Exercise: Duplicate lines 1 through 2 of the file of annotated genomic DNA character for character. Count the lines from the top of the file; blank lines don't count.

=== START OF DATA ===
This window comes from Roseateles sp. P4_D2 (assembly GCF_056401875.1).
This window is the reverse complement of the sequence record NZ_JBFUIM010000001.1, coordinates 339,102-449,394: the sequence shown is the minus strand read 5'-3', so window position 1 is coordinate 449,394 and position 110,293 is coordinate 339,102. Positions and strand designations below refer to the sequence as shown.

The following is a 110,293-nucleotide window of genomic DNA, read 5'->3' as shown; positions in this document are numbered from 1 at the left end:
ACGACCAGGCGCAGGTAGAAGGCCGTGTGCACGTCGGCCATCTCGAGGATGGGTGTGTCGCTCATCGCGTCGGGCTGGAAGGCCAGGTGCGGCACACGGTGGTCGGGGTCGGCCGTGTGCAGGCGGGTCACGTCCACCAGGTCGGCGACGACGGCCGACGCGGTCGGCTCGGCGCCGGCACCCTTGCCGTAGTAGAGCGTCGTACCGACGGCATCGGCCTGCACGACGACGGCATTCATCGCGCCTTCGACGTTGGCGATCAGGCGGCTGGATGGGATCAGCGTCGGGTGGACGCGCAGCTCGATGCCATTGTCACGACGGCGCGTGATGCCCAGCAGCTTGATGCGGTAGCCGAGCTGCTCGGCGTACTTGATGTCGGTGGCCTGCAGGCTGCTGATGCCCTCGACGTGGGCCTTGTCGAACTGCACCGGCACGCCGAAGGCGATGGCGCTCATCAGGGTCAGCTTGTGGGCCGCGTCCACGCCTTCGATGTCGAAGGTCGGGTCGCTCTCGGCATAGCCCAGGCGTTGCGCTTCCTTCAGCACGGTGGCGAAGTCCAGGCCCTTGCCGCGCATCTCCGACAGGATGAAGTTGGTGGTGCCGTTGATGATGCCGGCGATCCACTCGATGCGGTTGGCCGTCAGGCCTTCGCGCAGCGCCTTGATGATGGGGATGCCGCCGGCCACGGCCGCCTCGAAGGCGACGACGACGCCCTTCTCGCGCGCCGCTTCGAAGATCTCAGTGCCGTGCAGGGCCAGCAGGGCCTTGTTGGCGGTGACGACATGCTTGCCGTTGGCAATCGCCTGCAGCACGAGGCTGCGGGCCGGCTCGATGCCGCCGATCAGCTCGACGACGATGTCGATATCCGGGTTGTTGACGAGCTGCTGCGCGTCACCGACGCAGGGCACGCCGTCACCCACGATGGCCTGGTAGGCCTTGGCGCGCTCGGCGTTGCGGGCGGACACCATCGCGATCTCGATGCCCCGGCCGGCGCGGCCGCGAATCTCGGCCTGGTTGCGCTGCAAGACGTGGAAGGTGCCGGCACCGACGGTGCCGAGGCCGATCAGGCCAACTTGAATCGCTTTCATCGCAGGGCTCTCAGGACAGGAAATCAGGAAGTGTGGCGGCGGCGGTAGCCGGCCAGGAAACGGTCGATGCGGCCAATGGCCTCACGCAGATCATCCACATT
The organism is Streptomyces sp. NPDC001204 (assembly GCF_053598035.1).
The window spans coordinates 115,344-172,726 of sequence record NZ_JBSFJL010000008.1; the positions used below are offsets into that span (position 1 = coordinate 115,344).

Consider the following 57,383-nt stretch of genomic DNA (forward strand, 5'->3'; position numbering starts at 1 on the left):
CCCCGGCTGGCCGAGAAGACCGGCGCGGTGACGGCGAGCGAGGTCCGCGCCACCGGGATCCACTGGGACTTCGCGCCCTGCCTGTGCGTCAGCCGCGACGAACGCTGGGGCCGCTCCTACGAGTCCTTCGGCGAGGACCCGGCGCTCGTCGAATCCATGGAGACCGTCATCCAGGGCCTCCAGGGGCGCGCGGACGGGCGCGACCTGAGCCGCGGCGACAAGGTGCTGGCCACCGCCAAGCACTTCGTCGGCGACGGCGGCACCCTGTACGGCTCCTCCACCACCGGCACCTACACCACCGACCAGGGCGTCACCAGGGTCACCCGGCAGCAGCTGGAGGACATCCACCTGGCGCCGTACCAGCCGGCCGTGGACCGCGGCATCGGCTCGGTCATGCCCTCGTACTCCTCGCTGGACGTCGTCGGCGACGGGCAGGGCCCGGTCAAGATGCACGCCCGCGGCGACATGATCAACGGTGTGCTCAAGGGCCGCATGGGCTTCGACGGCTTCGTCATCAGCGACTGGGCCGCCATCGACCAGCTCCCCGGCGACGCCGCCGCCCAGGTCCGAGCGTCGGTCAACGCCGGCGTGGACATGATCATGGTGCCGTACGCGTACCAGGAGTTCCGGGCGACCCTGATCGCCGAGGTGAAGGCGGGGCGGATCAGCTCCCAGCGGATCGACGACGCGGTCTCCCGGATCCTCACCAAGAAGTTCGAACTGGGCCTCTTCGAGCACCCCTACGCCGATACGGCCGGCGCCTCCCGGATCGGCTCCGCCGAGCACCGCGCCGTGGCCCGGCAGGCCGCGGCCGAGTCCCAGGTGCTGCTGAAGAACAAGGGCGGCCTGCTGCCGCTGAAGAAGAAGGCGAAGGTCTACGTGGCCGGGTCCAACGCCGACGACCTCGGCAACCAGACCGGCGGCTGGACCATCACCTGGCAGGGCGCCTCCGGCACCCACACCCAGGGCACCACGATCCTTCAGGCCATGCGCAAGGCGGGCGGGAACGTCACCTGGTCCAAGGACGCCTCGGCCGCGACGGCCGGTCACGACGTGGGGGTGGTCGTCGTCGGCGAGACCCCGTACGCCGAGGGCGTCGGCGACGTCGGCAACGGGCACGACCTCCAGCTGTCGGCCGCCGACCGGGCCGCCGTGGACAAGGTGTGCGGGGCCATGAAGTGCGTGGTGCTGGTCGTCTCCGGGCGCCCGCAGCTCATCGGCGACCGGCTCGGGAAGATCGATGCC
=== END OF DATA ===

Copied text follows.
This window comes from Roseateles sp. P4_D2 (assembly GCF_056401875.1).
This window is the reverse complement of the sequence record NZ_JBFUIM010000001.1, coordinates 339,102-449,394: the sequence shown is the minus strand read 5'-3', so window position 1 is coordinate 449,394 and position 110,293 is coordinate 339,102. Positions and strand designations below refer to the sequence as shown.